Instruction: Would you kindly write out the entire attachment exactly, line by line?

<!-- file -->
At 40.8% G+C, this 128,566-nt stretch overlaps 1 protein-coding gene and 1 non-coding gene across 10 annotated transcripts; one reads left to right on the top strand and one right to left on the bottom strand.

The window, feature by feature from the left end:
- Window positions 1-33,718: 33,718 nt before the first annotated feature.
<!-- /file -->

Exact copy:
At 40.8% G+C, this 128,566-nt stretch overlaps 1 protein-coding gene and 1 non-coding gene across 10 annotated transcripts; one reads left to right on the top strand and one right to left on the bottom strand.

The window, feature by feature from the left end:
- Window positions 1-33,718: 33,718 nt before the first annotated feature.